Re: Transit of the sun by ISS from SoCal, Nevada, etc.

From: Ralph McConahy (rmcconahy@earthlink.net)
Date: Sat Apr 20 2002 - 15:51:46 EDT

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    Rob Matson wrote:
    
    > The International Space Station is going to transit
    > the sun on Saturday morning, April 20th, as seen
    > from a narrow swath of land in southern California...
    
    Last night I figured that I'd see how close the center line was to where I
    live, so I got the latest TLE for the ISS (epoch 02109.82334568) and
    behold!, SkyMap indicated that as seen from my own back yard, the transit
    would go right through the center of the sun. This morning, however, I
    downloaded:
    
    ISS
    1 25544U 98067A   02110.45923306  .00036084  00000-0  48365-3 0  3327
    2 25544  51.6392 342.9735 0006692 345.0510  74.1641 15.57591621195024
    
    and discovered that the transit was now slightly missing the sun as seen
    from my yard. Again using SkyMap, I calculated Lat/Lon for two places where
    the new center line will be. I plotted those on a computer map then extended
    the line to a place near roads. It was only about 3 miles (~5 km) east of me
    at 34.8838N 117.0547W ~650m.
    
    About 30 minutes before the transit I set off with a Meade ETX-90 telescope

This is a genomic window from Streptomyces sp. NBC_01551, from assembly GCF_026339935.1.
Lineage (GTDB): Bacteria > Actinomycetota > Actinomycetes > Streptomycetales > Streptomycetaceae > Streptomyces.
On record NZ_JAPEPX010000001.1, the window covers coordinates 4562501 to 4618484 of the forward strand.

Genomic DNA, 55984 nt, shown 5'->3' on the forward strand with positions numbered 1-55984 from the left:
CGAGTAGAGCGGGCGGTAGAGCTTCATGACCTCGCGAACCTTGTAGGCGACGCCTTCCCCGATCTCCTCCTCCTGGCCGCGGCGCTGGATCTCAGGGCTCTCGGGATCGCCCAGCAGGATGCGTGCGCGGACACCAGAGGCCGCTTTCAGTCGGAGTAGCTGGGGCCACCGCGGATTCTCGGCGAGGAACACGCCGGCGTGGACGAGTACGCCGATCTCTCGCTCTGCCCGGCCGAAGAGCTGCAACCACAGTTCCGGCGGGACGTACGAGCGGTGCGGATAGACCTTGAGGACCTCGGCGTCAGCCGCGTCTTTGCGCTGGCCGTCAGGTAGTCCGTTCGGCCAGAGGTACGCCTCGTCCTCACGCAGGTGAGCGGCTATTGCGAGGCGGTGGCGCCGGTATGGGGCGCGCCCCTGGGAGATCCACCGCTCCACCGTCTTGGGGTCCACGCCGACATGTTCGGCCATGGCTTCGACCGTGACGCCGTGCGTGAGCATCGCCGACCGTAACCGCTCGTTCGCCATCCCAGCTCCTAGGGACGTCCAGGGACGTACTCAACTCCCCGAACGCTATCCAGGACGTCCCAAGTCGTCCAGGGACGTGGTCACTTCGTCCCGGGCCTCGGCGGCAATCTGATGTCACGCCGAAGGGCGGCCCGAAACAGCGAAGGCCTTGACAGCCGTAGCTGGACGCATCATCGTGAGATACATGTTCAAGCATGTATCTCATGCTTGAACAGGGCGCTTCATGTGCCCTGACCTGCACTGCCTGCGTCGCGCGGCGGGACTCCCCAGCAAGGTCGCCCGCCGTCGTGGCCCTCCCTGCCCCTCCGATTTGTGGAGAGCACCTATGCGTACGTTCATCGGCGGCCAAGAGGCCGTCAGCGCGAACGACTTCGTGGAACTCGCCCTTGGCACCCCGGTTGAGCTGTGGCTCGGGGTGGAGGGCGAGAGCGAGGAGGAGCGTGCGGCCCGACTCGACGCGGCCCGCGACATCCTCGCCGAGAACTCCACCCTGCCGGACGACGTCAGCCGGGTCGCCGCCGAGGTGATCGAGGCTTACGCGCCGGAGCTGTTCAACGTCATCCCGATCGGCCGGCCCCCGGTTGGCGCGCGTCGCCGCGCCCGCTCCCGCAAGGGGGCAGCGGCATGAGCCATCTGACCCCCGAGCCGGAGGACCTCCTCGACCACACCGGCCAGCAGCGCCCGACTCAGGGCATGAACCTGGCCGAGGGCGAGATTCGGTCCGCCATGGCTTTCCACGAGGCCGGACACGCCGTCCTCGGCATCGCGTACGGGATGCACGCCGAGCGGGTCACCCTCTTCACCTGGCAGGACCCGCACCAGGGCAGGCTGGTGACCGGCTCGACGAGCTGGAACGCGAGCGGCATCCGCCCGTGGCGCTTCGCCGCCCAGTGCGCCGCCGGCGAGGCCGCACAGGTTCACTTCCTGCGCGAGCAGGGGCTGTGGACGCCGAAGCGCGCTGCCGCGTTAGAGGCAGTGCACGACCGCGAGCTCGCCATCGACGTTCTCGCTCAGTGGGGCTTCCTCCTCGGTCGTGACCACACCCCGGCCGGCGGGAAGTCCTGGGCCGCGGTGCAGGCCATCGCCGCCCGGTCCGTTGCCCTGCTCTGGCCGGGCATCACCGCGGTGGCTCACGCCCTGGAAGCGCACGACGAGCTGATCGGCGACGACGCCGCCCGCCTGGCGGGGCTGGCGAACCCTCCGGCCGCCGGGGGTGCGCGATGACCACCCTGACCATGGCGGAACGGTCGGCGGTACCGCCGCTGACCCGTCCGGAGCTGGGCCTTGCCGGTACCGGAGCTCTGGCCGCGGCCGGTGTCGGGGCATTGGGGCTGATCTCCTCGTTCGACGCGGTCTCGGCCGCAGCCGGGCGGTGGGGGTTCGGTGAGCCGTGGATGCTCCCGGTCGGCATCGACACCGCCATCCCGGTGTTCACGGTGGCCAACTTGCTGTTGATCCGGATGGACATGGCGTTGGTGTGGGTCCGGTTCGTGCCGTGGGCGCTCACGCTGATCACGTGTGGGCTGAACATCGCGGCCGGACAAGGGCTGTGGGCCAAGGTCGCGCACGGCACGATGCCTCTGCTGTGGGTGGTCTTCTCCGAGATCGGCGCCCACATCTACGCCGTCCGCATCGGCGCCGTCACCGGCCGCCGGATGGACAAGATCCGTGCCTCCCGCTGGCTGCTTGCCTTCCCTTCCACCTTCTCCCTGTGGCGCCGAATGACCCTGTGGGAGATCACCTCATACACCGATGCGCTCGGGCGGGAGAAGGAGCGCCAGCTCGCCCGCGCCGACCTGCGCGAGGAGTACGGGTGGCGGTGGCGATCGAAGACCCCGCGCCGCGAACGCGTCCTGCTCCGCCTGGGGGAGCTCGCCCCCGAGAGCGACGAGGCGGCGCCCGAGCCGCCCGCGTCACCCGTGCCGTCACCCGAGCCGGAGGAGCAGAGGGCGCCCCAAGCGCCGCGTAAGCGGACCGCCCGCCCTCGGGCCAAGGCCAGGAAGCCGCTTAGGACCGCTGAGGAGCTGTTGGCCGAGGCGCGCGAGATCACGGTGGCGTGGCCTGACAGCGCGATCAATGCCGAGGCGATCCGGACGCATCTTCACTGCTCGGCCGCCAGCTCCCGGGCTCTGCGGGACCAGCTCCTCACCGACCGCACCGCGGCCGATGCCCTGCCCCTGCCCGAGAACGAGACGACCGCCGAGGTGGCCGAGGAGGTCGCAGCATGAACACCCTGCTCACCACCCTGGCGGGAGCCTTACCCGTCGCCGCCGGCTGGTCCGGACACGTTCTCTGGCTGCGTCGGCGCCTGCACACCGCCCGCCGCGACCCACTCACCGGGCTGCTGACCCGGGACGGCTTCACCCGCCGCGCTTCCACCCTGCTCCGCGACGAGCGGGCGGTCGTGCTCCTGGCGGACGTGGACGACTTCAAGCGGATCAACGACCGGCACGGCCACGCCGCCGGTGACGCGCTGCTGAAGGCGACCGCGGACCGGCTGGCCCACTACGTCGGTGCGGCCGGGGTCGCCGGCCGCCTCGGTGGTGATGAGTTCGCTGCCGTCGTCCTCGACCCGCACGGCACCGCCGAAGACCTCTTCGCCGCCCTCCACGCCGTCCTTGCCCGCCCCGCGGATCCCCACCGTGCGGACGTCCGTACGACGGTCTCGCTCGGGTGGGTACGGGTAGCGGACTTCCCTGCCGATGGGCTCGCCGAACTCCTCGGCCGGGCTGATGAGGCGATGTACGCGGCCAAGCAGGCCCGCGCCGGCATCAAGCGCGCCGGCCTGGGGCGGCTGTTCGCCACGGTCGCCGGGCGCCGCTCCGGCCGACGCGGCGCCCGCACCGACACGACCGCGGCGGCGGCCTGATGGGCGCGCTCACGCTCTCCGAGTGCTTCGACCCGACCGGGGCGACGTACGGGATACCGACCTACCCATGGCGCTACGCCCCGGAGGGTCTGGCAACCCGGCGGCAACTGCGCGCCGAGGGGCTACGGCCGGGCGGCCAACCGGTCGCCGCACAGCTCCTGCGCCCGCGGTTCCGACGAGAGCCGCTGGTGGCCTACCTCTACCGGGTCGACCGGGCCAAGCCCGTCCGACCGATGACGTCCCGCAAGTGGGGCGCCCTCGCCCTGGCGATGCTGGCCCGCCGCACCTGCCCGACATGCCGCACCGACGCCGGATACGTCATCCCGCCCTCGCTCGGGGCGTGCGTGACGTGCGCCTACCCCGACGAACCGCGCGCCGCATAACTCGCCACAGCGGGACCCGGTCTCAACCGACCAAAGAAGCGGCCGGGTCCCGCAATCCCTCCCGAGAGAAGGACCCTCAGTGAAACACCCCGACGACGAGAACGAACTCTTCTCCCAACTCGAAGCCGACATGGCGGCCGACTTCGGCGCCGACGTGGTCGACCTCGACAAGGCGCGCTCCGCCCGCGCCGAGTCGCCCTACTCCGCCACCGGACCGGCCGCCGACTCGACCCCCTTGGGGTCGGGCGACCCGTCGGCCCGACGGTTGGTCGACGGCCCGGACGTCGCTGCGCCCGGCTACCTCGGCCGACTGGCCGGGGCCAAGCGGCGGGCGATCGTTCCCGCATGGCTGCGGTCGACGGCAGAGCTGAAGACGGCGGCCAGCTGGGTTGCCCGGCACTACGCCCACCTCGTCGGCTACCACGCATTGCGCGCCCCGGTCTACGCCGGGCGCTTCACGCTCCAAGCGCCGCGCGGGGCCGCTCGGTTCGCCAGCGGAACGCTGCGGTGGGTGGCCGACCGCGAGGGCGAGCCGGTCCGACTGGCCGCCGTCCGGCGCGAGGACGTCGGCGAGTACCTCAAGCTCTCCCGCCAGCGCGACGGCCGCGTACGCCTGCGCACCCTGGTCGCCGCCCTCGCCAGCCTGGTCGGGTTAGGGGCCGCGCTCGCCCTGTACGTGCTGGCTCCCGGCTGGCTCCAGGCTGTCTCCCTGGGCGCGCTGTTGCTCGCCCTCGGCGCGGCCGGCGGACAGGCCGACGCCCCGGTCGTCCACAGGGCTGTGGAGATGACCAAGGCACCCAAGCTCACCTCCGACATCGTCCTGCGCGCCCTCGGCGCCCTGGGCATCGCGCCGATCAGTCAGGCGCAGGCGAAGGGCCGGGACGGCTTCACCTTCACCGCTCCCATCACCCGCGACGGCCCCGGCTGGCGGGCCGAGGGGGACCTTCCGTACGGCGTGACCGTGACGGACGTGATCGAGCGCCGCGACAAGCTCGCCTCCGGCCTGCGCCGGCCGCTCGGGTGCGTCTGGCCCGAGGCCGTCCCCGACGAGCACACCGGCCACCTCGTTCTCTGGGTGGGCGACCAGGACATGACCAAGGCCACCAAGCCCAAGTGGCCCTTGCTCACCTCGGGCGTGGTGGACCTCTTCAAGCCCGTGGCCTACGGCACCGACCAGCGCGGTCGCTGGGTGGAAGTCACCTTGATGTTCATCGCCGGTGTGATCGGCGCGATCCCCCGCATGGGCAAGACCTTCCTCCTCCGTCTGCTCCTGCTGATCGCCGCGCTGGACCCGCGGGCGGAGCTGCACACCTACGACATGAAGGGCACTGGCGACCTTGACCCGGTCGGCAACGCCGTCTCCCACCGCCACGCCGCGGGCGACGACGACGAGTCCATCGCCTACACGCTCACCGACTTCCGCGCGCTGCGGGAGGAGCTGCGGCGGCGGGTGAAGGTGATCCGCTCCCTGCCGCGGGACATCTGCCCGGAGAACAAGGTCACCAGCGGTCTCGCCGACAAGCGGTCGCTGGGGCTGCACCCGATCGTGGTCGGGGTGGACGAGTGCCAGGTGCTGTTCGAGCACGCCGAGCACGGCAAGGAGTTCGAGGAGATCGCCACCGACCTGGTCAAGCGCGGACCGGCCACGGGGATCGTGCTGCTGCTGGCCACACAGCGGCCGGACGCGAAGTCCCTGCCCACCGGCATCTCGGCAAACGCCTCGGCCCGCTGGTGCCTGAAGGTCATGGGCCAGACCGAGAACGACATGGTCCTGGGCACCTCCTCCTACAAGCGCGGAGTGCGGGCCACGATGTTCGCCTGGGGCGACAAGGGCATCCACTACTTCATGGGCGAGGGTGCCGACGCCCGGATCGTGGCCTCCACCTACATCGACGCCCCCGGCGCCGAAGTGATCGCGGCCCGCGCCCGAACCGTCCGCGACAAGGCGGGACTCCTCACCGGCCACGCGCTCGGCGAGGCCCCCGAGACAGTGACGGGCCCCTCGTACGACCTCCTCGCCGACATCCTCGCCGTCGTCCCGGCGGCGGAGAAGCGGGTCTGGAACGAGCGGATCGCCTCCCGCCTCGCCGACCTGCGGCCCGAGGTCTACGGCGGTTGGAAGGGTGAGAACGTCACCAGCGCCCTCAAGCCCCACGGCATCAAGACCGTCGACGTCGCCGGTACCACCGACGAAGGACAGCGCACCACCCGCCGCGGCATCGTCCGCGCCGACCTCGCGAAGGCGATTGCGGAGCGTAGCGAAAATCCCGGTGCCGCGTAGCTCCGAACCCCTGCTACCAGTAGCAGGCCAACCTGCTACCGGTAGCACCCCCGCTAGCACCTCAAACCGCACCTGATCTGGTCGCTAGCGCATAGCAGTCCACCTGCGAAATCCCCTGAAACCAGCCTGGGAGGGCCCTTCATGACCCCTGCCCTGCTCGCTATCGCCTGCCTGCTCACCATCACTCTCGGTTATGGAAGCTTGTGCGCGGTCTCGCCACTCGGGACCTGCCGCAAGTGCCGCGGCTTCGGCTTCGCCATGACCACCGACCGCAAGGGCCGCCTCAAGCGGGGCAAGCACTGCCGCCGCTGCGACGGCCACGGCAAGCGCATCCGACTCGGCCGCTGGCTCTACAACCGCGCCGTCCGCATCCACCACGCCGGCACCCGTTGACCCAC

with a doubled-over piece of silverized Mylar over the front for a solar
    filter, a small table to place the scope on, a GPS receiver, a stopwatch,
    and a shortwave radio for WWV.
    
    The wind was blowing (welcome to the desert) and at one time it blew my
    glasses off the table (I don't use them to look through the scope) and onto
    the ground; fortunately no damage. One other problem was that the sun was
    still a little too bright in the scope, but I solved that problem by making
    a poor-man's neutral density filter by holding a pair of clip-on sunglasses
    between my eye and the ocular.
    
    Using the TLE above, SkyMap predicted the transit at the center of the sun
    at 18:39:27.5 but it occurred about 0.5 seconds earlier--about right on the
    :27 second mark. It was on track, right through the center of the sun.
    
    I used an ocular that gave me about a 0.75 FOV. I had no idea what to
    expect. The transit itself was FAST, hardly 0.2 seconds long. The ISS was
    even smaller than I'd expected (birds flying in front of the moon appear
    much larger in the same scope). I can't say that the visual experience was
    all that much to get excited about, but the fun part was planning it,
    setting up, and simply knowing that it can be done.
    
    Thanks Rob for the heads up!
    
      Ralph McConahy
      34.8829N  117.0064W  670m
      (viewed the ISS transit the sun from 34.8838N 117.0547W ~650m)
    
    
    
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